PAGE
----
This is the addition to my message concerning Pure HTML Client Master Pages.
Some people denote that there are FRAME and IFRAME tags to do the task which Client Master Pages should do.
But these instruments have big disadvantages (otherwise Server-Side-Include wouldn't exist and Microsoft
wouldn't give birth to their Server Master Pages).
The main disadvantage is that in both - FRAME and IFRAME - cases the container chooses contents for itself.
Master Pages do the opposite: the content page chooses its container. So if you have multiple designs in
multiple Master Pages, the design can be switched easily in each particular content page.
Now imagine that you should have two master page designs on your web site. For instance, each even content
page should have design number 1, and each odd - design number 2. But the web site should look consistent
while clicking on links and going to another page. This task can not be done easily using FRAMESET.
I don't like an idea that each anchor tag is aware of in which frame a linked document should be displayed
(I mean the frequent use of "target" attribute).
Additionally, frames aren't consistent in a meaning of DOM (you have to "jump" somehow over frame border).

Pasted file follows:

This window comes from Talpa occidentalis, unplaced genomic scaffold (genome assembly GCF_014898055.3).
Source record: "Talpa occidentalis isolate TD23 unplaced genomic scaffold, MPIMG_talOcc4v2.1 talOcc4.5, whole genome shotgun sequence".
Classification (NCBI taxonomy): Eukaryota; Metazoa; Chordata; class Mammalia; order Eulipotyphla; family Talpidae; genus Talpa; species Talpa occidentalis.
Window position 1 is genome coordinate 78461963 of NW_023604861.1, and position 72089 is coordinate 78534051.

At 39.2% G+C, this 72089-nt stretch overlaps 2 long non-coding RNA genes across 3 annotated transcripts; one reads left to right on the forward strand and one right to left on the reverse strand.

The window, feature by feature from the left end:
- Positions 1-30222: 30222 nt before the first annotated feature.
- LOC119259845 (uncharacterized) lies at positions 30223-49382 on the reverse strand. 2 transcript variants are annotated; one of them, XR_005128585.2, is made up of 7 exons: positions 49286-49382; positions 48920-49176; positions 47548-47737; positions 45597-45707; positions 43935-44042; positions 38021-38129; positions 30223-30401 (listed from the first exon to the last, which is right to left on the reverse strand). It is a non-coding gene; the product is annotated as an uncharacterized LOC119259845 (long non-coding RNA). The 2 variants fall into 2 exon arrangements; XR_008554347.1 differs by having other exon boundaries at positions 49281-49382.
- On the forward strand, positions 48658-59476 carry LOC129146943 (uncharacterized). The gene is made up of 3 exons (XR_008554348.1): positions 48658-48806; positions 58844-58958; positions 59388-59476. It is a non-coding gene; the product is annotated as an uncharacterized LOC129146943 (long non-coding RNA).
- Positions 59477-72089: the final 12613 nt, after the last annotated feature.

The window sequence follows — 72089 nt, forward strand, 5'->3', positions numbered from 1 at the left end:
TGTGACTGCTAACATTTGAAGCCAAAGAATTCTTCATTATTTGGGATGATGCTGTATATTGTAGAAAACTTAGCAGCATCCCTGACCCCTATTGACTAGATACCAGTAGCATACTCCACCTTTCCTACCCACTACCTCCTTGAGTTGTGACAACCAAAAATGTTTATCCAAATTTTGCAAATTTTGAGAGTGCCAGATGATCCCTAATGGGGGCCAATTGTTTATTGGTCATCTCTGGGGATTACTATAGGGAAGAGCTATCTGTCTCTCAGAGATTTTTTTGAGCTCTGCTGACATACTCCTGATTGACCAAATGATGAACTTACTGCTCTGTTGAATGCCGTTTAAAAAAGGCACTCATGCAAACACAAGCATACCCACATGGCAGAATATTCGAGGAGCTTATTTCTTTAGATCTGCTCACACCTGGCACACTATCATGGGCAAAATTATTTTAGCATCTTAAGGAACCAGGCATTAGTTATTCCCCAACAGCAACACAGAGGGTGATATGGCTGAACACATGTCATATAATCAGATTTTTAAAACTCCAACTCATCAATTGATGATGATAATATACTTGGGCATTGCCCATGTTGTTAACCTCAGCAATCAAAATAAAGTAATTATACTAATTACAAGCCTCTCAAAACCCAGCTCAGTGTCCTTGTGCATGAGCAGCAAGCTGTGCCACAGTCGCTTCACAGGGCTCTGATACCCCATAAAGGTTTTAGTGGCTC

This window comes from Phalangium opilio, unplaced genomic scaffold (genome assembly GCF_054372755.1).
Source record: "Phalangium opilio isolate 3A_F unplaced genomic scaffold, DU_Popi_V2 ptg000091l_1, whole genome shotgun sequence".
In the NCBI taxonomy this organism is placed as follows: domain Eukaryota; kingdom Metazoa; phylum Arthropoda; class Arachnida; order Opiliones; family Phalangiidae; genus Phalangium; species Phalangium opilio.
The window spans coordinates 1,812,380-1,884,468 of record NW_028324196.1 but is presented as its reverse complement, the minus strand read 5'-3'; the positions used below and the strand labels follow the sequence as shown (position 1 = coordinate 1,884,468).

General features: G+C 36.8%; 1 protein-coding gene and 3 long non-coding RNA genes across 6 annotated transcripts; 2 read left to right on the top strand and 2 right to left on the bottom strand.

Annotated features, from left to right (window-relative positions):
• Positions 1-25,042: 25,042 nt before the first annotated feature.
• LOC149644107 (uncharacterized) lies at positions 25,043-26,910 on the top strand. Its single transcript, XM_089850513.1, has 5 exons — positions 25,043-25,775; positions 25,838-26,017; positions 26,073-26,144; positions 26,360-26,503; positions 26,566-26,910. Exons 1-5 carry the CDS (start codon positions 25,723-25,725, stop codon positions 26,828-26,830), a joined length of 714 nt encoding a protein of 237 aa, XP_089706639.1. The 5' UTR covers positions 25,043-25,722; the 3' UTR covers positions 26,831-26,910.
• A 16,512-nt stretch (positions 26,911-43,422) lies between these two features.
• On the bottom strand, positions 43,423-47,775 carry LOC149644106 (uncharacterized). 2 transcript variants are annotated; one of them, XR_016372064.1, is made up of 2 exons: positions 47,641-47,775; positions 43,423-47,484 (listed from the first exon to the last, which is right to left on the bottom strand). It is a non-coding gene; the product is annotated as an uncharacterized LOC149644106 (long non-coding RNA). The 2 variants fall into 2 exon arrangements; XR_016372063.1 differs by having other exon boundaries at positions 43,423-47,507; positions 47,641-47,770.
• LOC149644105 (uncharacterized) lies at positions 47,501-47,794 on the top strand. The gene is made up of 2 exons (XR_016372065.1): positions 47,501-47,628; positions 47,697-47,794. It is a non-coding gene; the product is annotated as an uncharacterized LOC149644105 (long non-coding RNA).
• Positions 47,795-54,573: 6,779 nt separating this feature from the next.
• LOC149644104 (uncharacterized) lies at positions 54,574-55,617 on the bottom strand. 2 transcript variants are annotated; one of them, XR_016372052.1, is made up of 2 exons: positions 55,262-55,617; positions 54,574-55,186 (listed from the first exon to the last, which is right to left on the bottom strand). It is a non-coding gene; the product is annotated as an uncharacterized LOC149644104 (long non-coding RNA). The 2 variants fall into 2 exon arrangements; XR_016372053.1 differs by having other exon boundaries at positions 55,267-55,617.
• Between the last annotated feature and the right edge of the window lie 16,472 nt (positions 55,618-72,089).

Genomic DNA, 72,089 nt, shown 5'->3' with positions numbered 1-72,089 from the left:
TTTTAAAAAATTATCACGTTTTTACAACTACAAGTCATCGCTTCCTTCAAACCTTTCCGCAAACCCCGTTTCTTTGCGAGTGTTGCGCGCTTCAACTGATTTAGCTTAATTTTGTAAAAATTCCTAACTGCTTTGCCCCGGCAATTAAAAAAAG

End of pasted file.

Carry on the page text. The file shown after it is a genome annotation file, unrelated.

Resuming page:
Pages created using Master Pages are consistent. The difference between Server Master Pages and Client Master
Pages I suggest is that Client Master Pages remain in two pieces but should be considered by the browser as
a solid document, especially from the DOM point of view.
Another disadvantage of frames is that they are scrollable individually - each in its own rectangualr area.
The document created using master pages looks consistent and scrolls as a whole sheet.
As an example how in my imagination the master pages should work - refer to linking external CSS or
files - browser doesn't distinguish between external JS and script from inline SCRIPT tag.
And think about nested Master Pages - they also could be useful.